In the face of a pandemic-induced economic slowdown, the ACT Government has delayed its nation-leading legislation to phase out single-use plastics to give business a break.
One Canberra enterprise, however, thinks that approach is rubbish.
Packaging and hospitality wholesaler Pac Le Mond specialises in eco-friendly products, such as compostable cups, bags and containers, and owner Paul Dennison would like to see the end of single-use plastics sooner rather than later.
Since taking over the Hume business more than a year ago, Mr Dennison has rebranded and repositioned the firm as an environmentally friendly supplier, although he still sells some plastic and foam products due to continued demand.
He is trying to steer his customers away from these products but the cost factor remains a barrier for some, particularly as it can be double the price of plastic.
”Having said that, more and more are going down that [eco-friendly] path,” he says.
Mr Denision says people want environmentally friendly products.
”In fact, some of our customers are saying some of their customers won’t even buy from them if they’re not providing the product in an environmentally-friendly container,” he says.
One customer is the vegan Sweet Bones cafe in Braddon, where the compostable and recyclable products fit with its ethos.
”Definitely, from the get-go, that’s what we wanted to do,” says owner Russell Brindley, who can’t see why the government would delay its phase-out, although he understands it could be a strain on some businesses.
While the government’s reluctant to make life even harder for businesses during the pandemic, the lack of legislation and delays are holding back other business and manufacturing opportunities, as well as contributing to the worsening pollution in landfills, waterways and the ocean.
For people like Mr Dennison, there is an obvious business motive for banning non-compostable products, but he notes that good intentions are not enough to make the kind of inroads needed to address the plastic problem.
”There is strong support for it and, if it were mandated, our customers would be able to say ‘I’m sorry we can’t sell you any of these products any more'”, he says.
But there is devil in the detail as some products may be marketed as compostable or recyclable only to fall short when you read the fine print.
With some it is just ‘greenwashing’, but others require commercial composting or recycling operations to be safely taken out of the waste stream.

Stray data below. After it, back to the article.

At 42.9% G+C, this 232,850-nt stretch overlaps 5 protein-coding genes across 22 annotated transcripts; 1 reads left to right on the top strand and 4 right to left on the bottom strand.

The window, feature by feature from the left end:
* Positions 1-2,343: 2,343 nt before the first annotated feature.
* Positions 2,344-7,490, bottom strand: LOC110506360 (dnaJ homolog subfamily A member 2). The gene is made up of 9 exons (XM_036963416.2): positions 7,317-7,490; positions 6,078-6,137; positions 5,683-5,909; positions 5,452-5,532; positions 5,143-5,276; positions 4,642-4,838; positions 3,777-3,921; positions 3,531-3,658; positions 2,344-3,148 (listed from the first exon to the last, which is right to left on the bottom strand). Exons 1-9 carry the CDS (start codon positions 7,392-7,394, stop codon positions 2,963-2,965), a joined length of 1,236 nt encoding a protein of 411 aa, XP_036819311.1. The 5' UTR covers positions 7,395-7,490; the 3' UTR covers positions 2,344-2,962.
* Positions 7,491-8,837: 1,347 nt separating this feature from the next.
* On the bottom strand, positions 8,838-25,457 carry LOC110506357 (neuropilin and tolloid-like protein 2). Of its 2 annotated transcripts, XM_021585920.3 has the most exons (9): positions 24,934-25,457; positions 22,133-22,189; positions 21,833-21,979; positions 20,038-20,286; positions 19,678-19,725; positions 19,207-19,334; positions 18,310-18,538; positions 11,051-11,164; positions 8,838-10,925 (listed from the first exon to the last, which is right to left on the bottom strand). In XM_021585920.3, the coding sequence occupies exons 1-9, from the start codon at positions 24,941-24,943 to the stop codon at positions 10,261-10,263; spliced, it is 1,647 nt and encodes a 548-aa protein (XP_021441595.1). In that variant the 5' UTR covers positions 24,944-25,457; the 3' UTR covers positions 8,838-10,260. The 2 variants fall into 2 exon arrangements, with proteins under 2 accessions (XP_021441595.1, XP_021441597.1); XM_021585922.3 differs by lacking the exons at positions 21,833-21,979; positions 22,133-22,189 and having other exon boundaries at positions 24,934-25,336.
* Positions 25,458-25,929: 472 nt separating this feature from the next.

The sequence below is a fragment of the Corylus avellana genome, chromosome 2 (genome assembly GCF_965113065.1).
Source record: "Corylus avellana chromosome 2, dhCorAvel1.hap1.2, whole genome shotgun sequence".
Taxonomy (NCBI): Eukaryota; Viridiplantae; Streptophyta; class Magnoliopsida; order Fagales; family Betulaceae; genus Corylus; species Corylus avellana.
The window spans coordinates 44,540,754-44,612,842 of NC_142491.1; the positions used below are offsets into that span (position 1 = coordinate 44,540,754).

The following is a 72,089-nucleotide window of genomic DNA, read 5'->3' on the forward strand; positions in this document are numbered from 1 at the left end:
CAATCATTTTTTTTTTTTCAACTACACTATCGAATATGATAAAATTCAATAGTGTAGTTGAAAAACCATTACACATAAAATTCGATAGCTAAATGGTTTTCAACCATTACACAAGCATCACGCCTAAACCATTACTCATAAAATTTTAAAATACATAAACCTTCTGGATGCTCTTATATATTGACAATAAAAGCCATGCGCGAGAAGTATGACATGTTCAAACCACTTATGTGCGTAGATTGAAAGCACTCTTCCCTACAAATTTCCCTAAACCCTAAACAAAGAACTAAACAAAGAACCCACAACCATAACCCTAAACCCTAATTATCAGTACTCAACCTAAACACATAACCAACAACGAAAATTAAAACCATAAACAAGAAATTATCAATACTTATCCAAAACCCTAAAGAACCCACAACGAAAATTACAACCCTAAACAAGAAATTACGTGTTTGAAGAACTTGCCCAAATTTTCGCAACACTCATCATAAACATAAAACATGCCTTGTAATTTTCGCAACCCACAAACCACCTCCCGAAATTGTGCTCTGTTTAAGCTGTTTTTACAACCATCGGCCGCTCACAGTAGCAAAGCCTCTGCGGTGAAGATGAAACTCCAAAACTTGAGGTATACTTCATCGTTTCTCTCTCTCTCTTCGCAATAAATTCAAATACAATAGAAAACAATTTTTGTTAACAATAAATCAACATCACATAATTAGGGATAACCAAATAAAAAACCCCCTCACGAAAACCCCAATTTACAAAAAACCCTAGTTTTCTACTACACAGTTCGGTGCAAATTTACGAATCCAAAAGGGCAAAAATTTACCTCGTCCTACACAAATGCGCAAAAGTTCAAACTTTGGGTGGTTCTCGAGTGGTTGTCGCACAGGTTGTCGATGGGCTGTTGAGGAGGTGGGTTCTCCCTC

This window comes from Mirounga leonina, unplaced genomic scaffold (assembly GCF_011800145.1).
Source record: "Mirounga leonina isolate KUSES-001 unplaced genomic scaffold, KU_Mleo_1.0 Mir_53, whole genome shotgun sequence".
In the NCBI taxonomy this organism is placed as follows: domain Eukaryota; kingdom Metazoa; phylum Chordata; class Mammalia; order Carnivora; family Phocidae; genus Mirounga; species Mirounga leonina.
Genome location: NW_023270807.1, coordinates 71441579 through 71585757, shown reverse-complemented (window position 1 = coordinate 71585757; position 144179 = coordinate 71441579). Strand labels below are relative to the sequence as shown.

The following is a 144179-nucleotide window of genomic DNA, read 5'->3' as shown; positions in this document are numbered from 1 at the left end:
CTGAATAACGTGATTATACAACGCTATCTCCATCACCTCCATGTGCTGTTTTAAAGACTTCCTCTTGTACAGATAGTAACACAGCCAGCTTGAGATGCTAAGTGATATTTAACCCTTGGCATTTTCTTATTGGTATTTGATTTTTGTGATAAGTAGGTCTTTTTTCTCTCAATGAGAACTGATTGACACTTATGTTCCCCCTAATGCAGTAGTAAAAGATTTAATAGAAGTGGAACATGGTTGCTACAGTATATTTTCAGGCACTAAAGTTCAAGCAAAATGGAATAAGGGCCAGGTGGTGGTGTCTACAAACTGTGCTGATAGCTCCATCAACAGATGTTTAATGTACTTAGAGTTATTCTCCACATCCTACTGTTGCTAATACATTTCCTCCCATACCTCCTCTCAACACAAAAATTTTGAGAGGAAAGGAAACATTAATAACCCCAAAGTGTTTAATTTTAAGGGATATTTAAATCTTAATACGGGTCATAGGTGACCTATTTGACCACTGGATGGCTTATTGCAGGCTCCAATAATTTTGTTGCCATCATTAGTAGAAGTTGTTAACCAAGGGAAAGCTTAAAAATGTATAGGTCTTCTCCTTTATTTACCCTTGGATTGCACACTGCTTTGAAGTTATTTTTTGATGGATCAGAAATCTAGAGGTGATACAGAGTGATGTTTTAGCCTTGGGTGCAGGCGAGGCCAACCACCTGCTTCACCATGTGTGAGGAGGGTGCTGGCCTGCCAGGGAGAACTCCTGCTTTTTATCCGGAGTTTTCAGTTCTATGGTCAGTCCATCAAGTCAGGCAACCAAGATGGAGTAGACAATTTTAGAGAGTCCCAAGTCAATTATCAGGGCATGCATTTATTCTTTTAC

“It’s a bit of a misconception that products can go in the recycling bin and it’ll be okay,” Mr Dennison says.
But again there needs to be top-down action with governments leading the way, providing subsidies or grants to encourage commercial facilities to be set up, he says. Something one of Pac Le Mond’s suppliers, national firm Biopak, has been advocating at government levels.
It wants nationwide bans of single-use plastics in the food industry and the building of local composting and recycling infrastructure to deal with waste that is currently going to landfill.
But founder and sustainability director of BioPak Richard Fine is wary of big recycling plants that need to import dubious feedstock across state borders.
”It’s far more economical to build infrastructure that can capture and recycle organic waste than building massive recycling plants when you have to ship product interstate, and then is that end material used to make packaging again or is it down-cycled?” he says.
BioPak has even established its own national network of composters to process its products, although not in the ACT.
The pandemic has had mixed effects for the hospitality industry. BioPak has seen greater demand for takeaway products but trade dried up in the events and sports sectors.
Some cafes and restaurants are reporting delays in receiving stock, but BioPak was prescient enough to ensure supplies in anticipation of a spike in demand
But the pandemic has also seen a resurgence in the single-use plastic-lined coffee cups and plastic containers.
Down on the South Coast, 24 businesses have been named champions in the Eurobodalla Shire Council’s We Care Eurobodalla program for removing all five problem plastics: plastic-lined coffee cups or milkshake cups, plastic bags, single-use straws, plastic cutlery and plastic takeaway containers.
The program, funded by the NSW Environmental Trust, helps local businesses find environmentally sustainable products, connect them with local suppliers and offers trial packs to test available products.
Brendan Rosser from The Venetian cafe in Batemans Bay says the business tries to stay away from single-use plastics as much as possible, and while the cost is passed on to customers they don’t seem to mind.
He says they appreciate the effort and the business benefits from that goodwill.
”Where products are available to source we’ll always go with that option,” Mr Rosser says.
The ACT Government’s two-stage phase-out legislation is likely to reappear next year and a Food Organics Garden Organics (FOGO) and composting facility service is not expected until 2023.